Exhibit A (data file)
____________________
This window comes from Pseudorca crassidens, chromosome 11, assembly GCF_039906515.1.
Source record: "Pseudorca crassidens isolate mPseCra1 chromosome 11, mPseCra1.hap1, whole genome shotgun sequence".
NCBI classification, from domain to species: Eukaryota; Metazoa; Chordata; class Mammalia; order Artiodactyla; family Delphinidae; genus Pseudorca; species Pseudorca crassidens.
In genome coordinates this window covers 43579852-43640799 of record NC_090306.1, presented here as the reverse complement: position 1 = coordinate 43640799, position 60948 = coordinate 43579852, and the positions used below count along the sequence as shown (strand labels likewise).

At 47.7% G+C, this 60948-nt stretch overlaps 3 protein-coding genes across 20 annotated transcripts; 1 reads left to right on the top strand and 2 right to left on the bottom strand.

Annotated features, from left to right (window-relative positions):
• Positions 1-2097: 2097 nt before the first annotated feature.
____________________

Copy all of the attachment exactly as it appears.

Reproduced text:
This window comes from Pseudorca crassidens, chromosome 11, assembly GCF_039906515.1.
Source record: "Pseudorca crassidens isolate mPseCra1 chromosome 11, mPseCra1.hap1, whole genome shotgun sequence".
NCBI classification, from domain to species: Eukaryota; Metazoa; Chordata; class Mammalia; order Artiodactyla; family Delphinidae; genus Pseudorca; species Pseudorca crassidens.
In genome coordinates this window covers 43579852-43640799 of record NC_090306.1, presented here as the reverse complement: position 1 = coordinate 43640799, position 60948 = coordinate 43579852, and the positions used below count along the sequence as shown (strand labels likewise).

At 47.7% G+C, this 60948-nt stretch overlaps 3 protein-coding genes across 20 annotated transcripts; 1 reads left to right on the top strand and 2 right to left on the bottom strand.

Annotated features, from left to right (window-relative positions):
• Positions 1-2097: 2097 nt before the first annotated feature.